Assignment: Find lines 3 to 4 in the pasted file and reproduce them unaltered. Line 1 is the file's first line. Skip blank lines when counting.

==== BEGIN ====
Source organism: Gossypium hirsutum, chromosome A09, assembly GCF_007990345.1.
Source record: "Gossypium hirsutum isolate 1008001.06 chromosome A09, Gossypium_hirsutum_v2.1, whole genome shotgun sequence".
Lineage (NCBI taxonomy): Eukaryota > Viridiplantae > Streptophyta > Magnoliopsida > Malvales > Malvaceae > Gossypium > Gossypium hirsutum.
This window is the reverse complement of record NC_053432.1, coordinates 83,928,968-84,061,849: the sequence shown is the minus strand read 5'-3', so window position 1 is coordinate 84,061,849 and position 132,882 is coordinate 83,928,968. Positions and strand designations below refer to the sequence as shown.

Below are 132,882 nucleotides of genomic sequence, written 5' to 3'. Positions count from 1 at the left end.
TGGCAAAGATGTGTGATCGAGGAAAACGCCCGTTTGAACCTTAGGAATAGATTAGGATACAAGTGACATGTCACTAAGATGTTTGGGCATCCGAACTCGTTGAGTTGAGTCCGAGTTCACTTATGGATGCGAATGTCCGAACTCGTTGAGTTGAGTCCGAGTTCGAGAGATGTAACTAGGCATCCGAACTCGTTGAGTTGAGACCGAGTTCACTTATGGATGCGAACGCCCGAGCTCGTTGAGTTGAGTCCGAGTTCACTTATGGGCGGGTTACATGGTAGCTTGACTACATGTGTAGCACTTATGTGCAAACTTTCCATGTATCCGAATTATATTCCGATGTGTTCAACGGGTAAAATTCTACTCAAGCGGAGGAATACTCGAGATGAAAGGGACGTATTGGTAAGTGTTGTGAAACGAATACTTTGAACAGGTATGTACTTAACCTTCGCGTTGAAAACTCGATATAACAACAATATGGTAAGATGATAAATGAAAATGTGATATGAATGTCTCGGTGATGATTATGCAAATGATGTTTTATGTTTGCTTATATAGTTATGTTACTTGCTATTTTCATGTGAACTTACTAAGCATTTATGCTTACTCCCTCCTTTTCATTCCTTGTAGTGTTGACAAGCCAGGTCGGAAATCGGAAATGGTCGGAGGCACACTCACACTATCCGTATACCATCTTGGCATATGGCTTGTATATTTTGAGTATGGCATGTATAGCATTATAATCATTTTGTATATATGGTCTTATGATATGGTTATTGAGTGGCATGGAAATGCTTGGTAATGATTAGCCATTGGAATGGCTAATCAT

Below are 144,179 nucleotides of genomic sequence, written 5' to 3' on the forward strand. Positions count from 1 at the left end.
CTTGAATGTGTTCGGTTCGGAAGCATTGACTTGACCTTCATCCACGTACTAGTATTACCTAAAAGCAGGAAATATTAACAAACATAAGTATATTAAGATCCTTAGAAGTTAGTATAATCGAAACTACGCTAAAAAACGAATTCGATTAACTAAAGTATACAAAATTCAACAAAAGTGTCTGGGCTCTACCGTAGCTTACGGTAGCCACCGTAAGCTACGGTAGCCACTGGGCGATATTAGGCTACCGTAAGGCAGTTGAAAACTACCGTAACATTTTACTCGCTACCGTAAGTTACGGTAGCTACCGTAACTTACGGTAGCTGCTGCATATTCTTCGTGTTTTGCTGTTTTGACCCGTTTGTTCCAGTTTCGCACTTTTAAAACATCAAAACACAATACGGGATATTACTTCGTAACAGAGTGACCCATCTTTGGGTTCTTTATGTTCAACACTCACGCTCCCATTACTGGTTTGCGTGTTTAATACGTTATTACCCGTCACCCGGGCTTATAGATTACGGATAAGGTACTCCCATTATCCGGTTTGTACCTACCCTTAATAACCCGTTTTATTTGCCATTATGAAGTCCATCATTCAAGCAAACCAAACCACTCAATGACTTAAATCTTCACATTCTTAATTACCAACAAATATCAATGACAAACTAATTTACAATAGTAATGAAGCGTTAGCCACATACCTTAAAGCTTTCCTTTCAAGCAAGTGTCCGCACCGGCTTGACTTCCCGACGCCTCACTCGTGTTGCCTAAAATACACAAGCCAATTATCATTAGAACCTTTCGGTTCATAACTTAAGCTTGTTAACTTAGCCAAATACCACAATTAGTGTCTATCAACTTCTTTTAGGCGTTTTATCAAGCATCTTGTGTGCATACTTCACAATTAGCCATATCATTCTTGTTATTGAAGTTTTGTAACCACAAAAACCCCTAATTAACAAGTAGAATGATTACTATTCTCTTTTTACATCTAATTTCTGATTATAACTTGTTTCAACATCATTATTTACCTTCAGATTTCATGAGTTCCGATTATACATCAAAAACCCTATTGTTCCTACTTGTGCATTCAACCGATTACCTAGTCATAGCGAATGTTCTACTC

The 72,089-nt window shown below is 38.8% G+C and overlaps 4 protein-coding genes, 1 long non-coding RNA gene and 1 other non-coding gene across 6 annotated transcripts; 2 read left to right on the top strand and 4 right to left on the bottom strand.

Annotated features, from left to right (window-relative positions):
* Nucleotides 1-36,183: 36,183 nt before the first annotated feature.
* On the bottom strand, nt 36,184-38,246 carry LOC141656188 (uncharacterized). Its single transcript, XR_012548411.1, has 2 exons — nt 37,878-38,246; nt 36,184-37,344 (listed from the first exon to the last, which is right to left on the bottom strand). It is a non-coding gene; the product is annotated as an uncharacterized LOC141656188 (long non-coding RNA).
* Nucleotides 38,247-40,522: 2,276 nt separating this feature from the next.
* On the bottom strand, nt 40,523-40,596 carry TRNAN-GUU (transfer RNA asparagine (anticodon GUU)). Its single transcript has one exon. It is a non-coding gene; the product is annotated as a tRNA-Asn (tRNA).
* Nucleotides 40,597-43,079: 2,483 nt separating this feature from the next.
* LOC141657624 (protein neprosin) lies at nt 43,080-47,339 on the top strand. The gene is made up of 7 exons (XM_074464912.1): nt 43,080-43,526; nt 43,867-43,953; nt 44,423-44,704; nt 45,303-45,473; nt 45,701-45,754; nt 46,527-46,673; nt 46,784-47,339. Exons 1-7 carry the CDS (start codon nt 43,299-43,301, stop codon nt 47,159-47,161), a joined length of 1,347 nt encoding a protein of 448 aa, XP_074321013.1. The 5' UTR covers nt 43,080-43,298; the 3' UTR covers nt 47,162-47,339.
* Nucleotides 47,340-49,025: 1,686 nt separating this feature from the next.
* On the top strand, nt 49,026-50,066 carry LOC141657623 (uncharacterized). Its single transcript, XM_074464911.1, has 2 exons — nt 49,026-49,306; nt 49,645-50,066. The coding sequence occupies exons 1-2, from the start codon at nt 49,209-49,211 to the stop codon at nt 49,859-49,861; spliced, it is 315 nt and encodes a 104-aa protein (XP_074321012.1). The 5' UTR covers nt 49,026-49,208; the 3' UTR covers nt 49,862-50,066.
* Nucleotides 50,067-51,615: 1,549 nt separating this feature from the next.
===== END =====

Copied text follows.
Lineage (NCBI taxonomy): Eukaryota > Viridiplantae > Streptophyta > Magnoliopsida > Malvales > Malvaceae > Gossypium > Gossypium hirsutum.
This window is the reverse complement of record NC_053432.1, coordinates 83,928,968-84,061,849: the sequence shown is the minus strand read 5'-3', so window position 1 is coordinate 84,061,849 and position 132,882 is coordinate 83,928,968. Positions and strand designations below refer to the sequence as shown.